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SC Senate called back to ‘protect the voter and the vote’

August 17, 2020 GMT
Senate President Harvey Peeler presides over the state Senate during a special, one-day session of the South Carolina Legislature on Wednesday, April 8, 2020, in Columbia, S.C. This year's session has been paused for several weeks amid the new coronavirus outbreak. (AP Photo/Meg Kinnard)
Senate President Harvey Peeler presides over the state Senate during a special, one-day session of the South Carolina Legislature on Wednesday, April 8, 2020, in Columbia, S.C. This year's session has been paused for several weeks amid the new coronavirus outbreak. (AP Photo/Meg Kinnard)
Senate President Harvey Peeler presides over the state Senate during a special, one-day session of the South Carolina Legislature on Wednesday, April 8, 2020, in Columbia, S.C. This year's session has been paused for several weeks amid the new coronavirus outbreak. (AP Photo/Meg Kinnard)

COLUMBIA, S.C. (AP) — South Carolina’s Senate is coming back into session in two weeks to mull over possible election law updates necessitated by the coronavirus outbreak.

In a news release Monday, Senate President Harvey Peeler said state senators would return Sept. 2 to “make plans to protect the voter and the vote” given that the pandemic continues in the run up to the November general election.

“If the COVID-19 pandemic is still prevalent in our state, the Senate must make plans to protect the voter and the vote,” Peeler said. “We don’t know what the situation will be like in November, but we need to prepare for safe and secure voting.”

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State lawmakers had already been slated to return in mid-September, purportedly to discuss possible election tweaks, among other issues. House Majority Leader Gary Simrill said Monday that chamber would stick to its plans to return Sept. 15, not earlier.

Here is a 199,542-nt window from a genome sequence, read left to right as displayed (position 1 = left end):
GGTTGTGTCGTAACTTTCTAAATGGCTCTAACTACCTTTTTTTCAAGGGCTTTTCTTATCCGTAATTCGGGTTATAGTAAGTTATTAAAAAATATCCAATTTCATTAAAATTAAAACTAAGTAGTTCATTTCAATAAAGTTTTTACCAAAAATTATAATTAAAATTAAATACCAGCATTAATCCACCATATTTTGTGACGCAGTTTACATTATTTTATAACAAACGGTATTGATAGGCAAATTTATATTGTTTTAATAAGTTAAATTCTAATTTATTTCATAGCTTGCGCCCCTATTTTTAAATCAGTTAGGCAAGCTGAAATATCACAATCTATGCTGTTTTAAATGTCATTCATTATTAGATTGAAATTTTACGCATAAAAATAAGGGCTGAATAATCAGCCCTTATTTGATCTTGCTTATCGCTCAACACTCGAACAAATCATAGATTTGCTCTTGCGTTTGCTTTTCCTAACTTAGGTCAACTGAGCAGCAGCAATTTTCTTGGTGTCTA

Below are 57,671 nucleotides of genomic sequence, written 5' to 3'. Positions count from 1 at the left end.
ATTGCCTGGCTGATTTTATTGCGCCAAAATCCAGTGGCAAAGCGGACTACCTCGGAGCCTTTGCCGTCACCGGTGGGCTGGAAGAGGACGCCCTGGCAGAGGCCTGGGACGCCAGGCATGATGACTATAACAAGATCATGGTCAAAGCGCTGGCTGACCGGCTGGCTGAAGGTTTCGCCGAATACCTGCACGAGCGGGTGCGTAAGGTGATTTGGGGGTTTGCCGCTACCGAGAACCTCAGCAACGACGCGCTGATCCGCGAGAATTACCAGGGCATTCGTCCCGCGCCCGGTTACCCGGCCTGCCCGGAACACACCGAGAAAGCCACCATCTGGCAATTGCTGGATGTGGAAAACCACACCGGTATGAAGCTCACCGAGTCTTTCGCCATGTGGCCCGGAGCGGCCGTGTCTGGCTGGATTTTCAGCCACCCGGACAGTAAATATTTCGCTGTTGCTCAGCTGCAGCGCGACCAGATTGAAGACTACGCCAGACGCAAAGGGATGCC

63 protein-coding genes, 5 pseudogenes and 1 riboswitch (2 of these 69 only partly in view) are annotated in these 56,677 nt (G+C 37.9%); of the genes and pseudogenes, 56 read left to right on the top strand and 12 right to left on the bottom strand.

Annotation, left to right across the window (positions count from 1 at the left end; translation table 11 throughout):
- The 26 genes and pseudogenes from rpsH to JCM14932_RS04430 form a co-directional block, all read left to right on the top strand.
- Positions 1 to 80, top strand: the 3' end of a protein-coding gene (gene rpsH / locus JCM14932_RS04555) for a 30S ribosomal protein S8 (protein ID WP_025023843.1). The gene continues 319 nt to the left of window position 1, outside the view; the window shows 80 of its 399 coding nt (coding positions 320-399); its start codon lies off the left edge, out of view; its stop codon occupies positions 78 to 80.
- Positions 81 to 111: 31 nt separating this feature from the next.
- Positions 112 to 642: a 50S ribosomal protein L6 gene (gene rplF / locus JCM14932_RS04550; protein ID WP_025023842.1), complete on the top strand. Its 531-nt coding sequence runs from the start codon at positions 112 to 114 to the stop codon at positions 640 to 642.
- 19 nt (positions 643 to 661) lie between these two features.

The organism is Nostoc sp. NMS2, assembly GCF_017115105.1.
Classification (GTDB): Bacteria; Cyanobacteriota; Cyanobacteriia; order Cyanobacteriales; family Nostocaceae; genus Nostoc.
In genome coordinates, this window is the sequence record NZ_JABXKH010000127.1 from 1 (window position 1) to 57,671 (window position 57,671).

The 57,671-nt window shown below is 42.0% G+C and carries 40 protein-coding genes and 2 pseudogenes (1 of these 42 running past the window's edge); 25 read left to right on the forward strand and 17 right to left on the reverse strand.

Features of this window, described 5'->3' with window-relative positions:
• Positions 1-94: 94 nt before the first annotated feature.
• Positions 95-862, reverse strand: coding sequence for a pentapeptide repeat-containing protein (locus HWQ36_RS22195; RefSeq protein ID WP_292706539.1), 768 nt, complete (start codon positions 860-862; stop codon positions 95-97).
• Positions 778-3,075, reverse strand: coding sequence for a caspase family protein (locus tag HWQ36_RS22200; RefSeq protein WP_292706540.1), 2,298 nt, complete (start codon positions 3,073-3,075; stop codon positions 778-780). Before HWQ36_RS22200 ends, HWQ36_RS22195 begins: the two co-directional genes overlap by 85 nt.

Ahead of the state’s June primary elections, state lawmakers in May agreed to several changes including universal absentee voting and a waiver of the witness requirement for absentee ballots. Referencing the “bipartisan manner” in which those issues were handled, Peeler wrote he was “hopeful we can do it again and return later in September to address the remaining legislative business.”

In July, South Carolina Democrats again took legal action to challenge limits on absentee voting for the general election, filing a petition asking the state Supreme Court to take action against Peeler and House Speaker Jay Lucas, warning that poll workers and voters “are headed for calamity” unless changes are made.

The filing sought adoption of a plan by state election officials — strapped by limited numbers of poll workers willing to man booths on Election Day, and confronted by voters fearful of getting sick while voting — that calls in part for no-excuse absentee voting, eliminates the absentee witness requirement and gives more time for counting absentee ballots.

In subsequent filings, attorneys for Lucas and Peeler asked that the case be dismissed, arguing that election law changes should be handled by legislators, not the courts. In a separate case, a federal judge ultimately struck the witness requirement, but state justices have previously opted not to rule on absentee requirements after lawmakers stepped in to approve changes.

As of Wednesday, South Carolina health officials had recorded more than 105,000 confirmed coronavirus cases, resulting in at least 2,165 deaths across the state.

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State election officials have already been seeking more relief from state lawmakers, who wield control over election-related laws. Last week, Election Commission Director Marci Andino urged Lucas and Peeler to take swift action to safeguard the November election to give elections officials copious time to plan.

In June, some areas including Richland County experienced serious issues on primary day, with some voters waiting in line for hours to cast ballots due to a lack of poll workers and some races not appearing on voters’ lists. Election Commission officials have said they will be focusing more intently on Richland County in future elections.

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Meg Kinnard can be reached at http://twitter.com/MegKinnardAP

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Follow AP coverage of the pandemic at https://apnews.com/VirusOutbreak and https://apnews.com/UnderstandingtheOutbreak.